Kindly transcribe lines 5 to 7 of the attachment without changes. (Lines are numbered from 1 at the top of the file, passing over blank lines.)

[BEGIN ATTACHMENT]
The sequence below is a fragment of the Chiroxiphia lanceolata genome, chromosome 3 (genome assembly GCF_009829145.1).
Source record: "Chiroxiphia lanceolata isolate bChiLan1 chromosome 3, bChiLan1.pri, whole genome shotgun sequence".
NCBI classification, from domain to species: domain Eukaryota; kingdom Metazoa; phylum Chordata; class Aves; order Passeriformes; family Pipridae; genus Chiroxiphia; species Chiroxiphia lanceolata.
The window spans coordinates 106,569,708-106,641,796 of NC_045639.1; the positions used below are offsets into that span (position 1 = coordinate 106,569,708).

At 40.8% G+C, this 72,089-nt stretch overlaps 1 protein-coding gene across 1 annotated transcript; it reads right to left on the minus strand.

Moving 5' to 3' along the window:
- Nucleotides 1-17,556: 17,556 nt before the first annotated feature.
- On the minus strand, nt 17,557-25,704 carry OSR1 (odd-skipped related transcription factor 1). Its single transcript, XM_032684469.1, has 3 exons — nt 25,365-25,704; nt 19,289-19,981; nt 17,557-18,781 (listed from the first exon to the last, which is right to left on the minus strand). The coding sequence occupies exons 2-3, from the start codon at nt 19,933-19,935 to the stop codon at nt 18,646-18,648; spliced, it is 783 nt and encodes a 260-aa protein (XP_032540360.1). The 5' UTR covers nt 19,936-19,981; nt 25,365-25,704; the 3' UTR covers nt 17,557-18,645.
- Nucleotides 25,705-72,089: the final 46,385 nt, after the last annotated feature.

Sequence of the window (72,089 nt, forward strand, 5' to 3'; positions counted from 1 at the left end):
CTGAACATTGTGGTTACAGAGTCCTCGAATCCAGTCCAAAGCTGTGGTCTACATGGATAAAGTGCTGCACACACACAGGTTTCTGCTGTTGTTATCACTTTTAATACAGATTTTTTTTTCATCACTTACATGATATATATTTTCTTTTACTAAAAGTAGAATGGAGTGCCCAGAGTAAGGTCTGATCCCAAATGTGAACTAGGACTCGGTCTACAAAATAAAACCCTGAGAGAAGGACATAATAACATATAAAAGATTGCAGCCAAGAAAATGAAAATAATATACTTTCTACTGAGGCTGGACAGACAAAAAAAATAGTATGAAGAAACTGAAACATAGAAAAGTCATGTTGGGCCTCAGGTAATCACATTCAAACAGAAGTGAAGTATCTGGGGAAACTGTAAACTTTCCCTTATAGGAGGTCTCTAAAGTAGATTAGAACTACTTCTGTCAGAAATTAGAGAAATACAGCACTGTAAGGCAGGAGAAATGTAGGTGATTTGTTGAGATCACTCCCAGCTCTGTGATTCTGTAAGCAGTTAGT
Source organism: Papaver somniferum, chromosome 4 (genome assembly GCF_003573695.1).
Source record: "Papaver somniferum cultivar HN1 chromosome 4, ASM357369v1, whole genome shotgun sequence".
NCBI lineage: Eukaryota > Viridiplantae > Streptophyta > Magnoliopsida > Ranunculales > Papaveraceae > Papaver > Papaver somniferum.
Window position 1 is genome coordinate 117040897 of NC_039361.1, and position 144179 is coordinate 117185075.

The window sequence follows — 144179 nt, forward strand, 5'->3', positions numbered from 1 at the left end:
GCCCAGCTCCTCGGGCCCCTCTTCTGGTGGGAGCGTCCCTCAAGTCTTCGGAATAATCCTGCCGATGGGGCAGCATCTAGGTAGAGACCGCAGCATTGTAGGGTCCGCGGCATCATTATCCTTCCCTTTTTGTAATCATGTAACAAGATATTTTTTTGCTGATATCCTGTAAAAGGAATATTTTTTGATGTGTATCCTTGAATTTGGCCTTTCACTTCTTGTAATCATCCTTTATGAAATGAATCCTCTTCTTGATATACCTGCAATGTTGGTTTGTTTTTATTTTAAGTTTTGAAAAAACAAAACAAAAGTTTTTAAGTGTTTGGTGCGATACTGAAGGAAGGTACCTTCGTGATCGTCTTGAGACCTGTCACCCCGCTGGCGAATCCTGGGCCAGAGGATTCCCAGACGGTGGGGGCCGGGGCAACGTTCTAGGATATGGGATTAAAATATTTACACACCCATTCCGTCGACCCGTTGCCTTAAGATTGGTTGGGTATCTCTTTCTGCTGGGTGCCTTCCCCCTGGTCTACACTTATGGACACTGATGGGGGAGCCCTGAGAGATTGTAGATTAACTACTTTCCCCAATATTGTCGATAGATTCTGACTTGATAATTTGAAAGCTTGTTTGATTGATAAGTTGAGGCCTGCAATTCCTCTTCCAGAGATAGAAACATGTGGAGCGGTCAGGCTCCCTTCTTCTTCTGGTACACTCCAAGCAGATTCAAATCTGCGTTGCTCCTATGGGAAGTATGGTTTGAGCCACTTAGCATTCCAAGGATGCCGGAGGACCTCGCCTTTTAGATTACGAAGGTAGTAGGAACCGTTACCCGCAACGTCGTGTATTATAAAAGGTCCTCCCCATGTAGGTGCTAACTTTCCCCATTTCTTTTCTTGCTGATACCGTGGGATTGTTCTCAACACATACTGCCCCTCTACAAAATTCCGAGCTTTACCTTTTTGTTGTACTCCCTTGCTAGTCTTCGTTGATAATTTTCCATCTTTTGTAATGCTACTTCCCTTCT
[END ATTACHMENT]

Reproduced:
At 40.8% G+C, this 72,089-nt stretch overlaps 1 protein-coding gene across 1 annotated transcript; it reads right to left on the minus strand.

Moving 5' to 3' along the window:
- Nucleotides 1-17,556: 17,556 nt before the first annotated feature.